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Amanda Thorpe


...a speeding car screeches to a sudden and abrupt halt at the side of a road. The door opens, without warning, I am ruthlessly shoved out and land in a sprawling heap. Wheels spin, such is the hurry of its departure and the car is gone. I wait and I wait and I wait until I realise that no one is coming back for me. Still, my gaze searches every passing car hoping for that spark of mutual recognition. Surely the car will return for me, the occupants perturbed by my absence. Nope, long gone, all gone, they’ve moved on…


Scleroderma shoved me out of the life I was living, dumped me curbside and sped off, unfortunately taking many of my relationships with it. Having dismantled the body it grudgingly inhabits with me, having totally invaded and subdued this host, it had my relationships in its sight. Target acquired, missile fired, relationship expired.


It has not succeeded with all of my relationships, mind you, it’s just that the ones it has are rather telling. Akin to the monster in a black and white film, "IT" picks off those vulnerable, on the peripheral, yet “IT” refuses to adhere to the norms we’ve come to expect from that genre. That only those on the peripheral become prey, the main character and entourage remain untouched. With at least 30 minutes dedicated to introducing the minor and major characters, the audience is reassured that only those marked with terrible personal problems or a devastating family secret will fly out of the fuselage or be eaten alive because even when the end is nigh, cinematically speaking, someone survives. How else is the tale told? The hero(ine) is always left standing.


Scleroderma follows no such guidelines, makes no such agreement with its host. Alas, it can't read and is not a big movie goer.


I was recently told by a close relative that they avoided socialising with me. I had already realised this and guessed the "why". Mind you there's a difference between knowing in a small corner of your mind and knowing as an acknowledged fact with the attached feelings. Well, now I know and I feel that knowing.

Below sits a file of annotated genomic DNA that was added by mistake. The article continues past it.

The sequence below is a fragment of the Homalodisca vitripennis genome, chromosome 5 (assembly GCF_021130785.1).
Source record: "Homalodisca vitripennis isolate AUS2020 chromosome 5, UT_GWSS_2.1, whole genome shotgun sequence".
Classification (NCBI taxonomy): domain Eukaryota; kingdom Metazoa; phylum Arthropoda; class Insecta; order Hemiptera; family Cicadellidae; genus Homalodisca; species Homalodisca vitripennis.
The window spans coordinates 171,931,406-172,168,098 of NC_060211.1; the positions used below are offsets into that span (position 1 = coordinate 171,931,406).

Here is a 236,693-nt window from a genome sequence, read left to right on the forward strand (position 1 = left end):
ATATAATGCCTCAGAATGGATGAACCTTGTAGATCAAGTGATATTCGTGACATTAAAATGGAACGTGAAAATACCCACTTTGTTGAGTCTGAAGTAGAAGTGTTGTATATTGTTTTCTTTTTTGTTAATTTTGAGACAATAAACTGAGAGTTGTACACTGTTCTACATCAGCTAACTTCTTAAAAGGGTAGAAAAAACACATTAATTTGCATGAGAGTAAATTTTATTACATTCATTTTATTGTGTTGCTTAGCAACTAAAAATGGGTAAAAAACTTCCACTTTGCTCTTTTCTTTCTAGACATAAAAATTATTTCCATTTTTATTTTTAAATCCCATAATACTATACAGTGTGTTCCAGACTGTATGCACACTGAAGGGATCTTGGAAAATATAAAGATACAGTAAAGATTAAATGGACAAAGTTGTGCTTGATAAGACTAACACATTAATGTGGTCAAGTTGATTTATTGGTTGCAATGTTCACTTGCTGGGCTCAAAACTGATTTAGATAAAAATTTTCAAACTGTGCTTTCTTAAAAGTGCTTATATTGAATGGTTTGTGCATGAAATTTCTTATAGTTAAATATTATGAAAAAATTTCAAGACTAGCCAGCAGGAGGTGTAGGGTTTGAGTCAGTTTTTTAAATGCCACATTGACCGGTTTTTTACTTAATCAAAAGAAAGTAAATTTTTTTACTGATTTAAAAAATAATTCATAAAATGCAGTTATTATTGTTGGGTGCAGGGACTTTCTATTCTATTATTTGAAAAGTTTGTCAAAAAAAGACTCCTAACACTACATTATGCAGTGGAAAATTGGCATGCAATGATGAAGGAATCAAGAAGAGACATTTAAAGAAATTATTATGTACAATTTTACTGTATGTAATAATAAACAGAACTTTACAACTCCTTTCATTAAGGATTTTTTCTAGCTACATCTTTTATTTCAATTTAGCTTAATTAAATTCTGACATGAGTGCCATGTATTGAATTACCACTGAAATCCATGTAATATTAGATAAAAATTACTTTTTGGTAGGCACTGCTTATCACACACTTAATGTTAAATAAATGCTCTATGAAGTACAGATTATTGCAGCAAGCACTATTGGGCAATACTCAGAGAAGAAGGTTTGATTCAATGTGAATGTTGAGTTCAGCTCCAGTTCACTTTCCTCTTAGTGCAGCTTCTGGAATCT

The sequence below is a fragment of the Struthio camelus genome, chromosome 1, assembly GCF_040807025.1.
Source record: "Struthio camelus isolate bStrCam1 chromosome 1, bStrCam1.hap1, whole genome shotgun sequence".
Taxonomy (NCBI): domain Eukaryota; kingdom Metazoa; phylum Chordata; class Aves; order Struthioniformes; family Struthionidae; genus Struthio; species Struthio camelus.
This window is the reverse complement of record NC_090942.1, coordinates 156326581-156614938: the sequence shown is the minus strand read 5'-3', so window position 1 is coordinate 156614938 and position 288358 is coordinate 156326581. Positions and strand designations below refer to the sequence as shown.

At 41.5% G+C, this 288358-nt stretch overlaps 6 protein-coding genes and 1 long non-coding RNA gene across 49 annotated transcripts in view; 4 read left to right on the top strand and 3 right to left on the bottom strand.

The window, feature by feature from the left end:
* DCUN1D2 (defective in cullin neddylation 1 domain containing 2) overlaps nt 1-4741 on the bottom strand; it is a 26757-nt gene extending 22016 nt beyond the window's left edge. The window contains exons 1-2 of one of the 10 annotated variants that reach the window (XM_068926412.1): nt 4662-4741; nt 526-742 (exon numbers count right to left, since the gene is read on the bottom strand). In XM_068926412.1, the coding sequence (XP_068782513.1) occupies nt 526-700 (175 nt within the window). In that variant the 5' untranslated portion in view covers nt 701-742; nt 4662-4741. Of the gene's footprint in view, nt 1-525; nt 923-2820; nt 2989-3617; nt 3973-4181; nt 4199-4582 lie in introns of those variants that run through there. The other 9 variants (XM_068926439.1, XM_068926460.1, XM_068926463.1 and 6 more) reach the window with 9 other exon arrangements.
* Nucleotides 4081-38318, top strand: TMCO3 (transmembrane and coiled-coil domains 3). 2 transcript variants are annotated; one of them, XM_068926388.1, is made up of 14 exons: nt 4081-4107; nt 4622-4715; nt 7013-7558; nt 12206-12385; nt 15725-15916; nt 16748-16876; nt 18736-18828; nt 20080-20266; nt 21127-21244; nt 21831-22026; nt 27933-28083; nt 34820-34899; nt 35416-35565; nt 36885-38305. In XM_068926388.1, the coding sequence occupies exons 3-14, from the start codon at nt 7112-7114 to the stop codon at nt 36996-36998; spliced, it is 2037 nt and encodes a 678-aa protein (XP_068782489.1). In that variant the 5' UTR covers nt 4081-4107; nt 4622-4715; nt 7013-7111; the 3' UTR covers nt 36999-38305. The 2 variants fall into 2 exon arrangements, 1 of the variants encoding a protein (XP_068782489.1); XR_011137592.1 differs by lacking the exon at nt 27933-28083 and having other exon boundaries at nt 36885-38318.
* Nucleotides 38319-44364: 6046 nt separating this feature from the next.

I have been left behind, ditched, abandoned and the like because I am unreliable, no longer fun. I am want to cancel an engagement. Having arranged to go out, I then fail to do so when the specified day rolls around. Or, should I actually partake of the occasion, I fade halfway through, by the time I arrive at said destination, get into the joint, sit, order and stare down the first plateful, I have flopped, fizzled out, faded away, succumbed to the familiar, tired and wanting to go home. All of this makes me a massive spoiler of other people's fun and I know that this is why I rarely, if ever, see certain people.


Of course this puts the blame and responsibility squarely on me even though I have no control over the cause and am just as much “IT’s” victim as those whose fun I spoil, not that anyone acknowledges this. I am hit with a double whammy, when I am unable to go out, I miss out on doing so and when I am well, no one asks me out in case I cancel so I again miss out. It's a wonder I see anyone! Apocalypse now, tomorrow or already, what difference would it make to me?! Okay, now I exaggerate but that's how it feels.


Scleroderma, having started the dismantling process, will at some point finish it but I never expected people to get in on the act in the meantime. When you have a chronic illness, become disabled, have an uncertain life trajectory and expectancy, you don’t expect your family’s response to be one of self preservation by shunning. I am not yet dead but sometimes I wonder if they're pushing me away now so that when I am, they'll already be used to the resulting vacancy. I can only speculate. What I do know is that this ploy won't do the trick. You can't prepare. Death is brutal, selfish, and sudden, even if you know it's coming which of course we all do there’s a difference between knowing in a “vague, one day in the distance” kind of way and “very likely with physical pain and suffering, sooner than it ought to” kind of way.


I am still alive but the life I had pre scleroderma is not, it was butchered, hacked away from me piece by piece. The loss I felt was brutal, sudden and selfish with some relationships withering in the fallout. All I can do now is regroup, like a true remaining survivor of “IT”, not blown out of the fuselage, not eaten alive, take stock, plot course and plod on, wondering where I'm going, if I’ll ever get there and how I’ll know when I do.

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